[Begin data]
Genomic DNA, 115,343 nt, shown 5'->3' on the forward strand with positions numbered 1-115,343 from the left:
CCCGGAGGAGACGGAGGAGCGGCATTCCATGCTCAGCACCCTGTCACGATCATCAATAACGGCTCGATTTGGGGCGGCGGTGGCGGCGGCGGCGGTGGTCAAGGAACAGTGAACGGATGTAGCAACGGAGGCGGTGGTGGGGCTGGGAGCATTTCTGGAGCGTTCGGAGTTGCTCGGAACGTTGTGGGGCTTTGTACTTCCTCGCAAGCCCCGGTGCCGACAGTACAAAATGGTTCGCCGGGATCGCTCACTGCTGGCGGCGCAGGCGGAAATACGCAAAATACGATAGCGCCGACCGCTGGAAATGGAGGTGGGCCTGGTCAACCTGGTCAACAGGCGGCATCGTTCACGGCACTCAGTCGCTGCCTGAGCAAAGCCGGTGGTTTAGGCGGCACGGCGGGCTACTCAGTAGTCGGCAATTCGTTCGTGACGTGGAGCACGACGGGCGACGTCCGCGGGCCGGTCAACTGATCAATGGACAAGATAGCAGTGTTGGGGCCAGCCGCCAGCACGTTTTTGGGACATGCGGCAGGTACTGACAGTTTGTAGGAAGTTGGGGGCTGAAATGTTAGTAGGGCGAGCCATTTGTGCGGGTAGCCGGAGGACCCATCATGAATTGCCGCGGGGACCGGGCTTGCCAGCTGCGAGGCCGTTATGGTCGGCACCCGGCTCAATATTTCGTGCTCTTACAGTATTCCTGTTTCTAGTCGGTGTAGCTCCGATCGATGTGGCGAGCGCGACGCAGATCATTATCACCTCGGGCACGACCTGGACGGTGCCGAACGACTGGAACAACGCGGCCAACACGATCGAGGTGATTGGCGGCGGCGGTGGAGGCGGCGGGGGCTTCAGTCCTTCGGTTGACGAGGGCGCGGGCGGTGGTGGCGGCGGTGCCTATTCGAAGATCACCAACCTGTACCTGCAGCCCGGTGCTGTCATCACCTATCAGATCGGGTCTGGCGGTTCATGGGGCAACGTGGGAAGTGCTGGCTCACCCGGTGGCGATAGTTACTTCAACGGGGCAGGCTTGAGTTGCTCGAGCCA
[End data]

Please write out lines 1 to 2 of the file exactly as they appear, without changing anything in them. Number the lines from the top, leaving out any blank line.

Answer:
Genomic DNA, 115,343 nt, shown 5'->3' on the forward strand with positions numbered 1-115,343 from the left:
CCCGGAGGAGACGGAGGAGCGGCATTCCATGCTCAGCACCCTGTCACGATCATCAATAACGGCTCGATTTGGGGCGGCGGTGGCGGCGGCGGCGGTGGTCAAGGAACAGTGAACGGATGTAGCAACGGAGGCGGTGGTGGGGCTGGGAGCATTTCTGGAGCGTTCGGAGTTGCTCGGAACGTTGTGGGGCTTTGTACTTCCTCGCAAGCCCCGGTGCCGACAGTACAAAATGGTTCGCCGGGATCGCTCACTGCTGGCGGCGCAGGCGGAAATACGCAAAATACGATAGCGCCGACCGCTGGAAATGGAGGTGGGCCTGGTCAACCTGGTCAACAGGCGGCATCGTTCACGGCACTCAGTCGCTGCCTGAGCAAAGCCGGTGGTTTAGGCGGCACGGCGGGCTACTCAGTAGTCGGCAATTCGTTCGTGACGTGGAGCACGACGGGCGACGTCCGCGGGCCGGTCAACTGATCAATGGACAAGATAGCAGTGTTGGGGCCAGCCGCCAGCACGTTTTTGGGACATGCGGCAGGTACTGACAGTTTGTAGGAAGTTGGGGGCTGAAATGTTAGTAGGGCGAGCCATTTGTGCGGGTAGCCGGAGGACCCATCATGAATTGCCGCGGGGACCGGGCTTGCCAGCTGCGAGGCCGTTATGGTCGGCACCCGGCTCAATATTTCGTGCTCTTACAGTATTCCTGTTTCTAGTCGGTGTAGCTCCGATCGATGTGGCGAGCGCGACGCAGATCATTATCACCTCGGGCACGACCTGGACGGTGCCGAACGACTGGAACAACGCGGCCAACACGATCGAGGTGATTGGCGGCGGCGGTGGAGGCGGCGGGGGCTTCAGTCCTTCGGTTGACGAGGGCGCGGGCGGTGGTGGCGGCGGTGCCTATTCGAAGATCACCAACCTGTACCTGCAGCCCGGTGCTGTCATCACCTATCAGATCGGGTCTGGCGGTTCATGGGGCAACGTGGGAAGTGCTGGCTCACCCGGTGGCGATAGTTACTTCAACGGGGCAGGCTTGAGTTGCTCGAGCCA